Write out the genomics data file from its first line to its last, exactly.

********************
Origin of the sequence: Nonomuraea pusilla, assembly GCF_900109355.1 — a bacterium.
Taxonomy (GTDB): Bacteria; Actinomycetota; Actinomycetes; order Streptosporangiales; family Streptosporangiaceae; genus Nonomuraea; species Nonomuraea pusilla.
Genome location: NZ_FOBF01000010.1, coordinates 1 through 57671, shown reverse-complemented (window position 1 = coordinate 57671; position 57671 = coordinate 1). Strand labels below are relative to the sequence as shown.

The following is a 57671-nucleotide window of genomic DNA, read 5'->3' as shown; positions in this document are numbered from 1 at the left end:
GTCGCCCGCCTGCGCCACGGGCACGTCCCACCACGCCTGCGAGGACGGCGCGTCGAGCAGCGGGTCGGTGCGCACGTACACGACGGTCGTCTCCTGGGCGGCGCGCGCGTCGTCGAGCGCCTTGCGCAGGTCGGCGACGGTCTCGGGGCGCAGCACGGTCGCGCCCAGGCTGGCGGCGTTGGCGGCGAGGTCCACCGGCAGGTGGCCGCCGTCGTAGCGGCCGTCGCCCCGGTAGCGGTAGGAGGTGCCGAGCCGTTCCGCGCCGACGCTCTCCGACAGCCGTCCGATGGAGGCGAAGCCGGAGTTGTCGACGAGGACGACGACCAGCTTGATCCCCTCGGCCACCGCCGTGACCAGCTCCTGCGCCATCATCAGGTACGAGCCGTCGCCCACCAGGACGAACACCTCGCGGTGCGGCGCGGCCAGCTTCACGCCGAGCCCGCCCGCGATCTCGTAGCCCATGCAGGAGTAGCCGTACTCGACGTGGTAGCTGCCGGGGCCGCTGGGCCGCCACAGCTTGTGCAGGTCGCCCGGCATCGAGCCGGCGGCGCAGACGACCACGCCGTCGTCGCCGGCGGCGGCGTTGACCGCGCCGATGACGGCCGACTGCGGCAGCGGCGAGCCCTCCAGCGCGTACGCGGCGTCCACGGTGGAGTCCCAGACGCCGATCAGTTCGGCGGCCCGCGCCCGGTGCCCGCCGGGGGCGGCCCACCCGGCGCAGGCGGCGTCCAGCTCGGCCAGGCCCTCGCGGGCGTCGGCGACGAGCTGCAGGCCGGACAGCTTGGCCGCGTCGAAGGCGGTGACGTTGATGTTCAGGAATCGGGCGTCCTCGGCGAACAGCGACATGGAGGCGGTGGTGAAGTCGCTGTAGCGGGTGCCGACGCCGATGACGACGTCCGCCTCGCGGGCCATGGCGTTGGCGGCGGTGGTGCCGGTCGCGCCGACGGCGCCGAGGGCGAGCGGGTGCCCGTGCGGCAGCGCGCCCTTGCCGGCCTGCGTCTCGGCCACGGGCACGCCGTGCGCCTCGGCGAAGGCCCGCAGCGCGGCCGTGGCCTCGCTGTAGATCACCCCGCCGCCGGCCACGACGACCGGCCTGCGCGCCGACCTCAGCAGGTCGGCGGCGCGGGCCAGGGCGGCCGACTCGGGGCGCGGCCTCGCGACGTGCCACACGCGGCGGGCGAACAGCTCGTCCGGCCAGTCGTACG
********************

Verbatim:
Origin of the sequence: Nonomuraea pusilla, assembly GCF_900109355.1 — a bacterium.
Taxonomy (GTDB): Bacteria; Actinomycetota; Actinomycetes; order Streptosporangiales; family Streptosporangiaceae; genus Nonomuraea; species Nonomuraea pusilla.
Genome location: NZ_FOBF01000010.1, coordinates 1 through 57671, shown reverse-complemented (window position 1 = coordinate 57671; position 57671 = coordinate 1). Strand labels below are relative to the sequence as shown.

The following is a 57671-nucleotide window of genomic DNA, read 5'->3' as shown; positions in this document are numbered from 1 at the left end:
GTCGCCCGCCTGCGCCACGGGCACGTCCCACCACGCCTGCGAGGACGGCGCGTCGAGCAGCGGGTCGGTGCGCACGTACACGACGGTCGTCTCCTGGGCGGCGCGCGCGTCGTCGAGCGCCTTGCGCAGGTCGGCGACGGTCTCGGGGCGCAGCACGGTCGCGCCCAGGCTGGCGGCGTTGGCGGCGAGGTCCACCGGCAGGTGGCCGCCGTCGTAGCGGCCGTCGCCCCGGTAGCGGTAGGAGGTGCCGAGCCGTTCCGCGCCGACGCTCTCCGACAGCCGTCCGATGGAGGCGAAGCCGGAGTTGTCGACGAGGACGACGACCAGCTTGATCCCCTCGGCCACCGCCGTGACCAGCTCCTGCGCCATCATCAGGTACGAGCCGTCGCCCACCAGGACGAACACCTCGCGGTGCGGCGCGGCCAGCTTCACGCCGAGCCCGCCCGCGATCTCGTAGCCCATGCAGGAGTAGCCGTACTCGACGTGGTAGCTGCCGGGGCCGCTGGGCCGCCACAGCTTGTGCAGGTCGCCCGGCATCGAGCCGGCGGCGCAGACGACCACGCCGTCGTCGCCGGCGGCGGCGTTGACCGCGCCGATGACGGCCGACTGCGGCAGCGGCGAGCCCTCCAGCGCGTACGCGGCGTCCACGGTGGAGTCCCAGACGCCGATCAGTTCGGCGGCCCGCGCCCGGTGCCCGCCGGGGGCGGCCCACCCGGCGCAGGCGGCGTCCAGCTCGGCCAGGCCCTCGCGGGCGTCGGCGACGAGCTGCAGGCCGGACAGCTTGGCCGCGTCGAAGGCGGTGACGTTGATGTTCAGGAATCGGGCGTCCTCGGCGAACAGCGACATGGAGGCGGTGGTGAAGTCGCTGTAGCGGGTGCCGACGCCGATGACGACGTCCGCCTCGCGGGCCATGGCGTTGGCGGCGGTGGTGCCGGTCGCGCCGACGGCGCCGAGGGCGAGCGGGTGCCCGTGCGGCAGCGCGCCCTTGCCGGCCTGCGTCTCGGCCACGGGCACGCCGTGCGCCTCGGCGAAGGCCCGCAGCGCGGCCGTGGCCTCGCTGTAGATCACCCCGCCGCCGGCCACGACGACCGGCCTGCGCGCCGACCTCAGCAGGTCGGCGGCGCGGGCCAGGGCGGCCGACTCGGGGCGCGGCCTCGCGACGTGCCACACGCGGCGGGCGAACAGCTCGTCCGGCCAGTCGTACG